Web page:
"It's difficult to talk about Tunisian hip-hop without discussing the economic conditions of the music industry."
The recording session took place at David's house, a South African student and friend of Yallsee, who does the mixing. David is a fan of rap, and his living room is quiet enough to be a studio, except when his dogs are barking, in which case you have to take a break until they calm down. Yallsee's mic and his equipment are the only indicators that recording session was taking place in the living room. Mehdi Machfer and A.L.A. were there for feedback.
I asked them if they always record music at David's house.
Castro: "No, it depends, we're not fussy. Whenever there's a power outlet, we're good!"
And I asked them whether or not they worked with professional studios.
Castro: "We've tried but we've hardly ever gotten along with them. If you don't have contacts, it's difficult to record in a studio. It isn't a professional environment at all, studios have their favorites and they give them preferential treatment. Everyone hates us!"
It's difficult to talk about Tunisian hip-hop without discussing the economic conditions of the music industry. Lack of resources is a problem that affects all the cultural players in the country, and Zomra is no exception. Before committing to rap full time, Castro worked in a video library, and then in a mall.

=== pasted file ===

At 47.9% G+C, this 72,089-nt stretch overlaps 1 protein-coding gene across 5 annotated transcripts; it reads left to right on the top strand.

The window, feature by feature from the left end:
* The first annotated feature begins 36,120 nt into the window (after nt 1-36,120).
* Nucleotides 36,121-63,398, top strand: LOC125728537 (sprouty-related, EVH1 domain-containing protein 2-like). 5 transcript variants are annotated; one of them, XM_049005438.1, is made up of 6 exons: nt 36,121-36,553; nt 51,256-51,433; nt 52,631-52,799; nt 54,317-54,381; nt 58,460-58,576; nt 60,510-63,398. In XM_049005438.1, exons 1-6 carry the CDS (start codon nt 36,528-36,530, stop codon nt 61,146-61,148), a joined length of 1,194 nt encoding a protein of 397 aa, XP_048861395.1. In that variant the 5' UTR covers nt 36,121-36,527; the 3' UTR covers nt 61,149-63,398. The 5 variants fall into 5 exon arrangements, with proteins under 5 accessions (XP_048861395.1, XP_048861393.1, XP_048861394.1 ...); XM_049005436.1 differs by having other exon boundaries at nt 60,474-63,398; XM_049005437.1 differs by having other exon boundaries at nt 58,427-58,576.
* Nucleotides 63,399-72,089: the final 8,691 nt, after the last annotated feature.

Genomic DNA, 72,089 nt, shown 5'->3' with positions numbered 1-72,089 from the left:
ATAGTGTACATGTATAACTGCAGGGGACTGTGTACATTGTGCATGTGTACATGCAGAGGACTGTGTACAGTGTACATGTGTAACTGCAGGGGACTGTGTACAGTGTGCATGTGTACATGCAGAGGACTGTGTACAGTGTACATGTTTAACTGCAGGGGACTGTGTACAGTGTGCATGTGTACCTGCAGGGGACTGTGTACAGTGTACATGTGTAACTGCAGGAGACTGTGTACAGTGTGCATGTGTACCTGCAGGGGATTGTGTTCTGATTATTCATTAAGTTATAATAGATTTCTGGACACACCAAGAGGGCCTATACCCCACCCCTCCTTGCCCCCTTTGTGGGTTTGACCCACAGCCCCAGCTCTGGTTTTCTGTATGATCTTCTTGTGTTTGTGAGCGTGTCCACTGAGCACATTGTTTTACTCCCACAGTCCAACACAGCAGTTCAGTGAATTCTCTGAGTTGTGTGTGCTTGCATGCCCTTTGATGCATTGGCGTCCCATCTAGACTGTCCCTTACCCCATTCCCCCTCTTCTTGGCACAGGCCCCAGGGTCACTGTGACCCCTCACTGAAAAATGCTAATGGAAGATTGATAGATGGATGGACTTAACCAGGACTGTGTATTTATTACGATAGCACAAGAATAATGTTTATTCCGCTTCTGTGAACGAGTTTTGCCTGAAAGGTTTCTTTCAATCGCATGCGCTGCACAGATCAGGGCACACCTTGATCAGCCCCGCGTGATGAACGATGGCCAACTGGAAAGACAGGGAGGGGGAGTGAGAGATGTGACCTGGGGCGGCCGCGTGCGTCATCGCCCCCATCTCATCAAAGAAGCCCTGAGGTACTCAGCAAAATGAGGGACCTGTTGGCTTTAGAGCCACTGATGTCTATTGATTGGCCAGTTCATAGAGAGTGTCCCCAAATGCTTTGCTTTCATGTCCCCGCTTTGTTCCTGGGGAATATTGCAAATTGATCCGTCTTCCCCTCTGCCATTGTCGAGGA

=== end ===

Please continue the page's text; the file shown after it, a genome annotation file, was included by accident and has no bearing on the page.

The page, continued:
A.L.A. left the country for more than a year to work as a sales assistant in Qatar and Kuwait. Once he had a little money put aside, he went back to Tunisia, and back to rap. Some of the other Zomra members are students, and others have day jobs. The question about the future of the collective and its financial sustainability is a source of anxiety.
Castro says: "I can't speak for the other members, but as for A.L.A. and myself, our career plan is to continue making music. You can't be a part time artist and hope to produce quality music. "
In Tunisia, a rapper cannot live off of his music, and only a few have contracts or work with studios. Zomra makes very few music videos, because they're expensive and time consuming. But the artists know quite well that without an album and without distribution, YouTube is king. Not making music videos costs them viewers.